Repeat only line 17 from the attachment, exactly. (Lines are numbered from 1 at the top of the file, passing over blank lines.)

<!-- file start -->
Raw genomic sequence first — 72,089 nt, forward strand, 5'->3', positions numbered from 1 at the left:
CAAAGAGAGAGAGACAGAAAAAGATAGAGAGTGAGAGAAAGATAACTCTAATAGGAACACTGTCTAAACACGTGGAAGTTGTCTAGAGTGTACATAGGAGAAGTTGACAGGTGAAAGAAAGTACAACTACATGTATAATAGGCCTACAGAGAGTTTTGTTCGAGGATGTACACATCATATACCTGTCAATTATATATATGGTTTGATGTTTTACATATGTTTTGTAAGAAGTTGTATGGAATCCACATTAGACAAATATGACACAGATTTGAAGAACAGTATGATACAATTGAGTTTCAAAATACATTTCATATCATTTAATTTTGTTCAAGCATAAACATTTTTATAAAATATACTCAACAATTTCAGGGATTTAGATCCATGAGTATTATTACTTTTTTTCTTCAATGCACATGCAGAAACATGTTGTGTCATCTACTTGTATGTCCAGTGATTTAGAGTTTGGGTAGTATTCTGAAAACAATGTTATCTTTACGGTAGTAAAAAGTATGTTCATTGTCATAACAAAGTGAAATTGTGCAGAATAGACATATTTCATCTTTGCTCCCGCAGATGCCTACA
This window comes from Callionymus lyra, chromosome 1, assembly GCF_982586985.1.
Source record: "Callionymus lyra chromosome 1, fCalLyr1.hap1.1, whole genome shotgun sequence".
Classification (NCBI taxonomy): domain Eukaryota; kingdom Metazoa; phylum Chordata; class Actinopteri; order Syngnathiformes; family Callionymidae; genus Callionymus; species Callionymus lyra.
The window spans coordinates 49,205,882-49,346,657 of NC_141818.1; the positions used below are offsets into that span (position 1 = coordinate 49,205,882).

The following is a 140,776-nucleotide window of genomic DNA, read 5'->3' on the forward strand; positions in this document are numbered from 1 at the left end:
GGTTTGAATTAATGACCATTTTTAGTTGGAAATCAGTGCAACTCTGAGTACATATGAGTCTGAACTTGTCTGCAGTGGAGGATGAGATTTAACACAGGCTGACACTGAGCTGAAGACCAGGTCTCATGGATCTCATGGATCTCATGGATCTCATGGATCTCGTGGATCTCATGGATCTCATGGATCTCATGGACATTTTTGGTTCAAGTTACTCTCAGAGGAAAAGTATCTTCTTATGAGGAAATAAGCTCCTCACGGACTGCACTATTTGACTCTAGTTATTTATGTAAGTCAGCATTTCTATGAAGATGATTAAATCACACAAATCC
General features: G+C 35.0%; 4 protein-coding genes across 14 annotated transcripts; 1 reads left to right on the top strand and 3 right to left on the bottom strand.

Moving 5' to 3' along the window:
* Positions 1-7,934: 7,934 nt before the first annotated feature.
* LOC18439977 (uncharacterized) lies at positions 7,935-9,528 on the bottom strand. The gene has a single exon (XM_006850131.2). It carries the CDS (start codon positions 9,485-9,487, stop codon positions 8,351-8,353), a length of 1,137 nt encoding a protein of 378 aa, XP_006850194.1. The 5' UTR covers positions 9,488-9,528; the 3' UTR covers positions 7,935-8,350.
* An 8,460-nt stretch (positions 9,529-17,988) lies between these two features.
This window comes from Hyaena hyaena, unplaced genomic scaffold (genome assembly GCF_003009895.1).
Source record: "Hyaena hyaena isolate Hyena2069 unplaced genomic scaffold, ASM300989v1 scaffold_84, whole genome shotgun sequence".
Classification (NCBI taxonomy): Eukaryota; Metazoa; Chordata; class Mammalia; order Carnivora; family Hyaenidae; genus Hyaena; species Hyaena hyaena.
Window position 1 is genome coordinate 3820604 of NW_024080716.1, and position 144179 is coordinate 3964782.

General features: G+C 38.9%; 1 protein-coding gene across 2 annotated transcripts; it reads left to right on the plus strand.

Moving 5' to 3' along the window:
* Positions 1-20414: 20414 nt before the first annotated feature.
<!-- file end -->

Window position 1 is genome coordinate 3820604 of NW_024080716.1, and position 144179 is coordinate 3964782.